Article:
But, yet is observed that Cham, and his famely, were the only far Travellors, and Straglers into divers and unknowne countries, searching, exploring and sitting downe in the same: as also yet is said of his famely, that what country so ever the Children of Chain happened to possesse, there beganne both the Ignorance of true godliness, and a kynd of bondage and slavery to be taxed one vpon another, and that no inhabited Countryes cast forth greater multytutes, to raunge and stray into divers remote Regions, then that part of Arabia in which Cham himselfe (constrayned to fly with wife and Children by reason of the mocking that he had done to his father) tooke into possession; so great a misery (saith Boem of Auba) brought to mankynd, the vnsatisfyed wandring of that one man: for first from him, the Ignoraunce of the true worship of god took beginning, the Inventions of Hethenisme, and adoration of falce godes, and the Deuill, for he himself, not applying him to leame from his father, the knowledge and prescrybed worship of the etemall god, the god of his fathers, yet by a fearfull and superstitious instinct of nature, carryed to ascribe vnto some supernaturall power, a kynd of honour and power, taught his successors new and devised manner of Gods, sacryfices, and Ceremonies; and which he might the easierympresse into the Children, by reason they were carryed with him so young away from the Elders, not instructed, nor seasoned first, in their true Customes, and religion:

In so much as then we may conclude, that from Cham, and his tooke byrth and begynning the first vniversall Confusion and diversity, which ensued afterwardes throughout the whole world, especially in divine and sacred matters, while yt is said agayne of the Children of Sem, and laphet, how they being taught by their elders, and content with their owne lymitts and confynes, not travelling beyond them into new Countryes as the other, retayned still (vntill the comming of the Messias,) the only knowledge of the eternall, and the never chaungeable triuth.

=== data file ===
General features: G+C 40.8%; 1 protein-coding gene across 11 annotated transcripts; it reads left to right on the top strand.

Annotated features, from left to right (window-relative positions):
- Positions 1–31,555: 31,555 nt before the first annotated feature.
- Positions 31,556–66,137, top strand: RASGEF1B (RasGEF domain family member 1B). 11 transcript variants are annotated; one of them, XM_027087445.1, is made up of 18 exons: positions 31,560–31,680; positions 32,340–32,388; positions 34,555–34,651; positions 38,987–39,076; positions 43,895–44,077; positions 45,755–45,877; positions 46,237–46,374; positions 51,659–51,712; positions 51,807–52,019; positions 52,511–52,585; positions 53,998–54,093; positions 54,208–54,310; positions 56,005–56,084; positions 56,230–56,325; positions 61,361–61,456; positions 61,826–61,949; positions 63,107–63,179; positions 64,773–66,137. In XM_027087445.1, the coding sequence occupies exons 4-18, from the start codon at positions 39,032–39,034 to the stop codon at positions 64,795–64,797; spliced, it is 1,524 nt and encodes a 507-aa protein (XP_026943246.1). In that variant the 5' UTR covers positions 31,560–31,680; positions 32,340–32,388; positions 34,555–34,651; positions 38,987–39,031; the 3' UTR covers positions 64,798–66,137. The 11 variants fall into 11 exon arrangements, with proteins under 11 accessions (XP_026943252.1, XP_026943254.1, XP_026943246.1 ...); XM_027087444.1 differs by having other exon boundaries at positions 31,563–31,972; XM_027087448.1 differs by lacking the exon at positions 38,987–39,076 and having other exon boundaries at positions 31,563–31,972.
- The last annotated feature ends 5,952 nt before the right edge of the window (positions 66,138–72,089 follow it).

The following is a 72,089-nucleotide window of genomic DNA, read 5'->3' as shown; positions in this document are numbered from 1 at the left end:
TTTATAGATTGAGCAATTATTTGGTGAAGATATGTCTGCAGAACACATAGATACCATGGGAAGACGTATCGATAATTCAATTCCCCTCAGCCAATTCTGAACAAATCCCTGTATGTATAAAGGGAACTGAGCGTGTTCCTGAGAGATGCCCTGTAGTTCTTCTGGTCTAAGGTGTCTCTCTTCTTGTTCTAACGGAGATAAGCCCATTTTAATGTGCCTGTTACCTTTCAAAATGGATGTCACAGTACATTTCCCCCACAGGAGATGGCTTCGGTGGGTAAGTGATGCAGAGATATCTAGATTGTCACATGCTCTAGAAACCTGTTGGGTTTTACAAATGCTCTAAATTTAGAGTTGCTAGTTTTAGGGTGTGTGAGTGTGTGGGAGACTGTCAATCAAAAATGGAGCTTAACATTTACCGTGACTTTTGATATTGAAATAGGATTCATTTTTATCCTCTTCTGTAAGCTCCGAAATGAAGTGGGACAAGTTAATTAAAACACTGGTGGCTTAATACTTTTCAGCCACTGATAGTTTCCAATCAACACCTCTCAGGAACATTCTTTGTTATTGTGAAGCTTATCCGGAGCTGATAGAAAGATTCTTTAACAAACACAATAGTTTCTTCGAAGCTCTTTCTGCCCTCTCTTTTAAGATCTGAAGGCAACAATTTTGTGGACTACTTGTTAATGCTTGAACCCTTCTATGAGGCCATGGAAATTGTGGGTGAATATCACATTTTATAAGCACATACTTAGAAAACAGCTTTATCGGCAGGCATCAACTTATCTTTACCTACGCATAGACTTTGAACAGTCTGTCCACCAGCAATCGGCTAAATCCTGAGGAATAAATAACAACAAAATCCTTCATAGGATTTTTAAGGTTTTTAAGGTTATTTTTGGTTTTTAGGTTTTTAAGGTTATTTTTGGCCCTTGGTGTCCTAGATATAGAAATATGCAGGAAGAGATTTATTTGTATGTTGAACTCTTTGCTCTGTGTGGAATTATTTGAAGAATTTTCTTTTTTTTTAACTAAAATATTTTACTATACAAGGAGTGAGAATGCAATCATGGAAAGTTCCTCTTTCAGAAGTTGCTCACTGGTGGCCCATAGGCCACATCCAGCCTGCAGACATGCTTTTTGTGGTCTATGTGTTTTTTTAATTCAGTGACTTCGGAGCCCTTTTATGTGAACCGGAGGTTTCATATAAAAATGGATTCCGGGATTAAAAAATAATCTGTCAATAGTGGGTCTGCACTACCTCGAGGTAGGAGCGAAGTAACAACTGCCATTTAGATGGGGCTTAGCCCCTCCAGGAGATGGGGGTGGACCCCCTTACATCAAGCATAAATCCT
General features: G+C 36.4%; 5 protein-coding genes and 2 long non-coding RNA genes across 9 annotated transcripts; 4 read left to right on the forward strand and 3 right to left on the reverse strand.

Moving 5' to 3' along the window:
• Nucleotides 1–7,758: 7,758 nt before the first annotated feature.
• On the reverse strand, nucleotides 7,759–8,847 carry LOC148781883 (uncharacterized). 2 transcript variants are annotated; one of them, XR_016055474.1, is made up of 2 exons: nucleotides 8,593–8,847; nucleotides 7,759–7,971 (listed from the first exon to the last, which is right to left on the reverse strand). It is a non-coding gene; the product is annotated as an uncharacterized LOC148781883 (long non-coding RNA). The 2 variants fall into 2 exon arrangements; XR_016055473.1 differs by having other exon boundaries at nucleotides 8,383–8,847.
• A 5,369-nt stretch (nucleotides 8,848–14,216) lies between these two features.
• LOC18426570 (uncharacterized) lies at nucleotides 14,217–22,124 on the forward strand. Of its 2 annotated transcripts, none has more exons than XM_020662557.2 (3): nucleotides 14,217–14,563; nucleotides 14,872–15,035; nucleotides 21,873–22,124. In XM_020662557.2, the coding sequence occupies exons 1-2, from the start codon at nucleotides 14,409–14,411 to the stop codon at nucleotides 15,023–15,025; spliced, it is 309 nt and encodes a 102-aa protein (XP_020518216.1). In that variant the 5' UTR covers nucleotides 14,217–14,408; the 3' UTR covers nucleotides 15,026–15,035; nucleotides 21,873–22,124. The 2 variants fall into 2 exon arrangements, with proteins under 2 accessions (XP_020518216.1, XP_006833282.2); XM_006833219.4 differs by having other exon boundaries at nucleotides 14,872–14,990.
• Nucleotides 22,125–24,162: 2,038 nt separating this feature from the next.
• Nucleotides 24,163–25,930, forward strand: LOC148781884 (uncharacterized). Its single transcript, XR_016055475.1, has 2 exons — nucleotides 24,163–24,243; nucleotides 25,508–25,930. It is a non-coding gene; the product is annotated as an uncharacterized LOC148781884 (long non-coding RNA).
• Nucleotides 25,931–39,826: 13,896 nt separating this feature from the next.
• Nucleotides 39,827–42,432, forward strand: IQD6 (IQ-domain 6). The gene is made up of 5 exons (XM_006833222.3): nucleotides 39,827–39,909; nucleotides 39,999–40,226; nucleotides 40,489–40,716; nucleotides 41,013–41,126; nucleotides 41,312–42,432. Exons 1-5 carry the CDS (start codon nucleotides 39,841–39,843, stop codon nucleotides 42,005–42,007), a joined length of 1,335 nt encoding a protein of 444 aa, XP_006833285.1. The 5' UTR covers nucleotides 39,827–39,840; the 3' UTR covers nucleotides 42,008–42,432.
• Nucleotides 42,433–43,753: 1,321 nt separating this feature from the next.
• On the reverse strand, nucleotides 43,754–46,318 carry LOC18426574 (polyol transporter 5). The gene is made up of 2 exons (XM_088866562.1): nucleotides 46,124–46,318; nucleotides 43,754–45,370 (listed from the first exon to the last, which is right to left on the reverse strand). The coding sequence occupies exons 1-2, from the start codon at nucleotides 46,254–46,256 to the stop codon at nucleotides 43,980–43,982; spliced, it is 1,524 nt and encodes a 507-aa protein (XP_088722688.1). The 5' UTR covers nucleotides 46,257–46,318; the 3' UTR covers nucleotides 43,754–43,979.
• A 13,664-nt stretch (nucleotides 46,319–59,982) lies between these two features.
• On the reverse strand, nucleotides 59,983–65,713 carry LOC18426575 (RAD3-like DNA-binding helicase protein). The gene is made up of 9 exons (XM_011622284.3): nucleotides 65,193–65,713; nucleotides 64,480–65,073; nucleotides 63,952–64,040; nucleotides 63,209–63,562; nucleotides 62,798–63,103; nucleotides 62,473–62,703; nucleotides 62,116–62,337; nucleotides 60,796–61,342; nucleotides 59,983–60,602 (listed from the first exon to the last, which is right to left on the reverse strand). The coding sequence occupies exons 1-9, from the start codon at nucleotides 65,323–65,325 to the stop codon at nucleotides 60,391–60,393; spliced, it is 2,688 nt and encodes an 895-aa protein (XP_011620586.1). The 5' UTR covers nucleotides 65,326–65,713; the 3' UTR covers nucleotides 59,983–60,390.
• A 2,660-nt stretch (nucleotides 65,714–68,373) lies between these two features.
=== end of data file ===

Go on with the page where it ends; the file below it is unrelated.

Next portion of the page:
By all which yet is very probable likewise, that both in the travells and Idolatry of the famely of Cham, this portion of the world (west-ward from Africa, vpon the Atlantique Sea) became both peopled, and instructed in the forme of prophane worshippe, and of an vnknowne Diety: nor is yt to be wondred at, where the abused truith of Religion is suffred to perish, yf men in their owne Inventions, and lives, become so grosse and barbarous as by reading the processe of this history will hardly be perceaved, what difference may be betweene them and bruit beasts, sometymes worshipping bruit beasts, nay things more vyle, and abhorring the inbredd motions of Nature itself, with such headlong and bloudy Ceremonies, of Will, and Act.

But how the vagabond Rance of Cham might discend into this new world, without furniture (as may be questioned) of shipping, and meanes to tempt the Seas, togither how this great Continent (divided from the other three) should become stoared with beasts, and some Fowle, of one, and the same kynd with the other partes, especially with Lions, Beares, Deare, Wolues, and such like, as from the first Creation tooke begynning in their kynd, and after the generall floud were not anew created, nor haue their being or generation (as some other) ex putredine, et sole, by corruption and Heate. Let me referre the reader to the search of Acosta in his booke of his morall and naturall History of the West-Indies, who hath so officiously laboured herein, as he should but bring Owles to Athens, who should study for more strayned, or new Aucthority Concerning the same.

Thus much then may be in brief be sayd, and allowed, Concerning their originall, or first begynning in generall, and which may well reach even downe vnto the particuler Inbabitants of this particuler Region, by vs discovered, who cannot be any other, then parcell of the same, and first mankynd.

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De Origine, Populi (On the Origins of the Natives of Virginia) 1612